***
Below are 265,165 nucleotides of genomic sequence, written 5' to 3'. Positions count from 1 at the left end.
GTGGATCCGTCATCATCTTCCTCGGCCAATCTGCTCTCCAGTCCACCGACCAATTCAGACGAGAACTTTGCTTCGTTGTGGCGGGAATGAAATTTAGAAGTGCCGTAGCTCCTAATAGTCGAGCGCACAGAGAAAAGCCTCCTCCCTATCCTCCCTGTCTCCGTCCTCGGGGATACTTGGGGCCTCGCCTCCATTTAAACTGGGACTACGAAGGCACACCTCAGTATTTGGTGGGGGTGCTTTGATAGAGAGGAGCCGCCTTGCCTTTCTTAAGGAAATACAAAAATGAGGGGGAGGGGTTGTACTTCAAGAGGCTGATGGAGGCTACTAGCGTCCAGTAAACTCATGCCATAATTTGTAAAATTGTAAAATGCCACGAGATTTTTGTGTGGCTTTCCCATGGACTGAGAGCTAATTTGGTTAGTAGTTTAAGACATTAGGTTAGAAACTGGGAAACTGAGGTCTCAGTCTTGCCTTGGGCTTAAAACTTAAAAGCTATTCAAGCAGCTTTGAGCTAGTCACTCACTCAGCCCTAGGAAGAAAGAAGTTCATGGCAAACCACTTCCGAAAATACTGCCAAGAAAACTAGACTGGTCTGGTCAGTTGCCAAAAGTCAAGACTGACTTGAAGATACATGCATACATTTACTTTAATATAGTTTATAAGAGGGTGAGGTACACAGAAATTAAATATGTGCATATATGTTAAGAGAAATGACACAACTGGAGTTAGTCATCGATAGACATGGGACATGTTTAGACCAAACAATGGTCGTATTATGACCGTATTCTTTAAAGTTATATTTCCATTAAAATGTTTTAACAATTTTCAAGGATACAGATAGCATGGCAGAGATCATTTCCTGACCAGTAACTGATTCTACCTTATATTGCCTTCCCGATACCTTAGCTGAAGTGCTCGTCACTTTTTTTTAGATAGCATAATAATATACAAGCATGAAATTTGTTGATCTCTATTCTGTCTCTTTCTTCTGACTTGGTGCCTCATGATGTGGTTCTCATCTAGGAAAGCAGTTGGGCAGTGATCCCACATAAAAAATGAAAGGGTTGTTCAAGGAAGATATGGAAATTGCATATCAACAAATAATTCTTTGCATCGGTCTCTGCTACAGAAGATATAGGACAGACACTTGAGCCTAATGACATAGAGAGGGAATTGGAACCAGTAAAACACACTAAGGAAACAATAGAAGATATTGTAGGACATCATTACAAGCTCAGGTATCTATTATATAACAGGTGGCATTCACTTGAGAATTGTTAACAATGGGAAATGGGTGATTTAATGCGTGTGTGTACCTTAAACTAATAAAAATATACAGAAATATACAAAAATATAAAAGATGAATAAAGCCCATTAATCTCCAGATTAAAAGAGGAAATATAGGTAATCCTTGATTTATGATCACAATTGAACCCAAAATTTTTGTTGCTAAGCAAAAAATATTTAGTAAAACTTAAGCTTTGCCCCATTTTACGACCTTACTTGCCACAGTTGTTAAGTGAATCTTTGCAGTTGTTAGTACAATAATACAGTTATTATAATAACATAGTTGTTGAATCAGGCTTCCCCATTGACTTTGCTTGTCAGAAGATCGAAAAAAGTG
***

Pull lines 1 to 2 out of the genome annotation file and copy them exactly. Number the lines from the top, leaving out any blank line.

Below are 265,165 nucleotides of genomic sequence, written 5' to 3'. Positions count from 1 at the left end.
GTGGATCCGTCATCATCTTCCTCGGCCAATCTGCTCTCCAGTCCACCGACCAATTCAGACGAGAACTTTGCTTCGTTGTGGCGGGAATGAAATTTAGAAGTGCCGTAGCTCCTAATAGTCGAGCGCACAGAGAAAAGCCTCCTCCCTATCCTCCCTGTCTCCGTCCTCGGGGATACTTGGGGCCTCGCCTCCATTTAAACTGGGACTACGAAGGCACACCTCAGTATTTGGTGGGGGTGCTTTGATAGAGAGGAGCCGCCTTGCCTTTCTTAAGGAAATACAAAAATGAGGGGGAGGGGTTGTACTTCAAGAGGCTGATGGAGGCTACTAGCGTCCAGTAAACTCATGCCATAATTTGTAAAATTGTAAAATGCCACGAGATTTTTGTGTGGCTTTCCCATGGACTGAGAGCTAATTTGGTTAGTAGTTTAAGACATTAGGTTAGAAACTGGGAAACTGAGGTCTCAGTCTTGCCTTGGGCTTAAAACTTAAAAGCTATTCAAGCAGCTTTGAGCTAGTCACTCACTCAGCCCTAGGAAGAAAGAAGTTCATGGCAAACCACTTCCGAAAATACTGCCAAGAAAACTAGACTGGTCTGGTCAGTTGCCAAAAGTCAAGACTGACTTGAAGATACATGCATACATTTACTTTAATATAGTTTATAAGAGGGTGAGGTACACAGAAATTAAATATGTGCATATATGTTAAGAGAAATGACACAACTGGAGTTAGTCATCGATAGACATGGGACATGTTTAGACCAAACAATGGTCGTATTATGACCGTATTCTTTAAAGTTATATTTCCATTAAAATGTTTTAACAATTTTCAAGGATACAGATAGCATGGCAGAGATCATTTCCTGACCAGTAACTGATTCTACCTTATATTGCCTTCCCGATACCTTAGCTGAAGTGCTCGTCACTTTTTTTTAGATAGCATAATAATATACAAGCATGAAATTTGTTGATCTCTATTCTGTCTCTTTCTTCTGACTTGGTGCCTCATGATGTGGTTCTCATCTAGGAAAGCAGTTGGGCAGTGATCCCACATAAAAAATGAAAGGGTTGTTCAAGGAAGATATGGAAATTGCATATCAACAAATAATTCTTTGCATCGGTCTCTGCTACAGAAGATATAGGACAGACACTTGAGCCTAATGACATAGAGAGGGAATTGGAACCAGTAAAACACACTAAGGAAACAATAGAAGATATTGTAGGACATCATTACAAGCTCAGGTATCTATTATATAACAGGTGGCATTCACTTGAGAATTGTTAACAATGGGAAATGGGTGATTTAATGCGTGTGTGTACCTTAAACTAATAAAAATATACAGAAATATACAAAAATATAAAAGATGAATAAAGCCCATTAATCTCCAGATTAAAAGAGGAAATATAGGTAATCCTTGATTTATGATCACAATTGAACCCAAAATTTTTGTTGCTAAGCAAAAAATATTTAGTAAAACTTAAGCTTTGCCCCATTTTACGACCTTACTTGCCACAGTTGTTAAGTGAATCTTTGCAGTTGTTAGTACAATAATACAGTTATTATAATAACATAGTTGTTGAATCAGGCTTCCCCATTGACTTTGCTTGTCAGAAGATCGAAAAAAGTG